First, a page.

Another advantage, he said, is better cooling, which allows processors enhanced control over the temperature-sensitive reaction between the rubber and the silica-silane coupling agent systems.
“For a company, such as Bridgestone, which uses silica in all its tires, it would make sense for them to change to intermeshing,” said Umemura. “They are used to using the Banbury, for which Kobelco is the king in Asia. But since Kobelco is not so [specialised in] intermeshing, it is a very good business chance for us.”
The company is now selling its mixer to tire customers and has "many references" for machines now in [operation], said Umemura, who commented: “We are getting good feedback from these customers. Hopefully we can sell more in Asia and [eventually] in Europe.”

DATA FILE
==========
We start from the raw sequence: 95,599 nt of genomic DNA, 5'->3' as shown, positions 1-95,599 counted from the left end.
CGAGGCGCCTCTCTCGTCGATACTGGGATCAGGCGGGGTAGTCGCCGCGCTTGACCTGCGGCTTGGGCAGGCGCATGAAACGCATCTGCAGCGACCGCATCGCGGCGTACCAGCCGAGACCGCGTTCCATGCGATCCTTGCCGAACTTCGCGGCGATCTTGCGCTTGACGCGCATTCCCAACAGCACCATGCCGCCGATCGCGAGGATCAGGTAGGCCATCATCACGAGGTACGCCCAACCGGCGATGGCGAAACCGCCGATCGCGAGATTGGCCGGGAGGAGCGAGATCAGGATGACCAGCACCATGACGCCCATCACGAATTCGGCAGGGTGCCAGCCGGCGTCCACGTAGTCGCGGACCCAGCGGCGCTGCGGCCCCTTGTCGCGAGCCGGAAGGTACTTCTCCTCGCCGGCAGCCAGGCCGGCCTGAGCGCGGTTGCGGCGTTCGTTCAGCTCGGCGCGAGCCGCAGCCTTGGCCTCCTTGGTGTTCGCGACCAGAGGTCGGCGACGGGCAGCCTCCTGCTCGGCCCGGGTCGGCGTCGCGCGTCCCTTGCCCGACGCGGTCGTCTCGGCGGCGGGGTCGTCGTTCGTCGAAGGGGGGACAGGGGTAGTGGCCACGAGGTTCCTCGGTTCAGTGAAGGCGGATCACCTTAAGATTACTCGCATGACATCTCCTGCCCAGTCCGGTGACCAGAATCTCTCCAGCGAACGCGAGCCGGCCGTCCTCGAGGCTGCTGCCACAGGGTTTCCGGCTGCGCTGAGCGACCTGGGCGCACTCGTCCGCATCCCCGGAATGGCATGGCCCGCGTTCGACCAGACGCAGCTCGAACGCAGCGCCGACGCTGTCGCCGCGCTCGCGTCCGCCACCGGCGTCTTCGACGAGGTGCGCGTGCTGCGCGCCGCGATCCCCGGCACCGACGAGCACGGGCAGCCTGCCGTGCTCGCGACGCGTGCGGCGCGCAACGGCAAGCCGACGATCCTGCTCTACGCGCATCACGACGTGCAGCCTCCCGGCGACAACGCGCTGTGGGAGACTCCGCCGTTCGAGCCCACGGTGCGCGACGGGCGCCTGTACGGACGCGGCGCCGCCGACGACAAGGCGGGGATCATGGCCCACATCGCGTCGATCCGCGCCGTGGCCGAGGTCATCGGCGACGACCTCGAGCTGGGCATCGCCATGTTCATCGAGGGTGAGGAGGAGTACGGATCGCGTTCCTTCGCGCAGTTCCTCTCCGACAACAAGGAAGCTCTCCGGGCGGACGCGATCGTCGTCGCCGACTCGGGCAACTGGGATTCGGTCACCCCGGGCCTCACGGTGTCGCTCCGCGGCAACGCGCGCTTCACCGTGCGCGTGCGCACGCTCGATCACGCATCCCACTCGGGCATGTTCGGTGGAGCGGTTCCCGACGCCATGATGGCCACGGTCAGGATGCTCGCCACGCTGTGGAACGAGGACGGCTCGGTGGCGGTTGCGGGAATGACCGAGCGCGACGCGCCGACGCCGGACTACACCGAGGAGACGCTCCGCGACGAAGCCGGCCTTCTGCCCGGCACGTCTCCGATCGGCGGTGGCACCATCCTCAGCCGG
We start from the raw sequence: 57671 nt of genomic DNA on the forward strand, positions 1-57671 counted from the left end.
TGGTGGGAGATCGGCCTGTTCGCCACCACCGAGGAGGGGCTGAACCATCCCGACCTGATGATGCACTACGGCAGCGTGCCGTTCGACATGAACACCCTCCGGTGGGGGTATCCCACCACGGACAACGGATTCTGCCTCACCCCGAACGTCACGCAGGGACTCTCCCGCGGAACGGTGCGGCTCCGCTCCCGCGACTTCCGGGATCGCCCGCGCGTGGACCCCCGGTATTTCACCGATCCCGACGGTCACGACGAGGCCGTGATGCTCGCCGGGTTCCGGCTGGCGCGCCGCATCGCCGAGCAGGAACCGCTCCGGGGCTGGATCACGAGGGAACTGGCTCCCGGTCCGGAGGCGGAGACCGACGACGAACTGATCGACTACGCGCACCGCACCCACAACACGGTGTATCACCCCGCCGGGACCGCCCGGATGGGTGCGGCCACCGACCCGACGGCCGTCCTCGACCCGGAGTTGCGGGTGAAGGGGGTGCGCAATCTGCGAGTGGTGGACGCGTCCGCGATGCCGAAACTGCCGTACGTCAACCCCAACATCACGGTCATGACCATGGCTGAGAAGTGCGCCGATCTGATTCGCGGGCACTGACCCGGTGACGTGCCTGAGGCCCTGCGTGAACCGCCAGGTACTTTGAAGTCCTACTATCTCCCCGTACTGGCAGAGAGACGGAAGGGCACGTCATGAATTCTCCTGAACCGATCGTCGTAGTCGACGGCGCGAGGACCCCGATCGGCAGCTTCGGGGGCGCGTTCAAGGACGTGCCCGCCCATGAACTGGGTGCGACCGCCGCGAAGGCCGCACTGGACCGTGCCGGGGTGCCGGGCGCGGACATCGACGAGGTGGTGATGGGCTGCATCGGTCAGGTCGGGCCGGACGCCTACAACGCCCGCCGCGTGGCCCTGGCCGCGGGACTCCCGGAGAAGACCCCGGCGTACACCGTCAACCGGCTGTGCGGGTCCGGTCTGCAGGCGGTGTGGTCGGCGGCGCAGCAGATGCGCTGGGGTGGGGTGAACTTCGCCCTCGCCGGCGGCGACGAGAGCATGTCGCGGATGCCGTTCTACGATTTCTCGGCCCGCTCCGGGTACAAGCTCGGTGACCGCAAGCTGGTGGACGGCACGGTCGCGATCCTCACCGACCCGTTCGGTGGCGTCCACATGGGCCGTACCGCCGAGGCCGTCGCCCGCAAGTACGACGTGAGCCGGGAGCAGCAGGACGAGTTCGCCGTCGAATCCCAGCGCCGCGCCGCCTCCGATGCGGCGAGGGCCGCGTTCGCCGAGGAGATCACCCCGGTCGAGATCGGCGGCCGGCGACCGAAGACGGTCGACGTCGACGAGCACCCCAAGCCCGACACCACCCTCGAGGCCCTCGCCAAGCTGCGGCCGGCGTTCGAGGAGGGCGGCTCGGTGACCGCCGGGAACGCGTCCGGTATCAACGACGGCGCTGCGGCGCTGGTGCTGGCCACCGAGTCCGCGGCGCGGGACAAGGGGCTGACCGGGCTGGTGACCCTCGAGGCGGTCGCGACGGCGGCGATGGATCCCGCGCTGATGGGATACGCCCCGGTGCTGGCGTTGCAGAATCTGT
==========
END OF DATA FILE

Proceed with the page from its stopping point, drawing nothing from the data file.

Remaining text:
The company has started out by making 20-30 of these mixers a year, which Umemura reckons is about 10-20 times less that the output of the market leader. It also operates a testing facility at its base in Hiroshima which houses a down-sized version of the mixer.
Potential customers, explained Umemura, "send materials for testing but, of course, will not get the same results as with a bigger machine. However, if they get a good result with a down-sized machine they might then consider a prototype machine."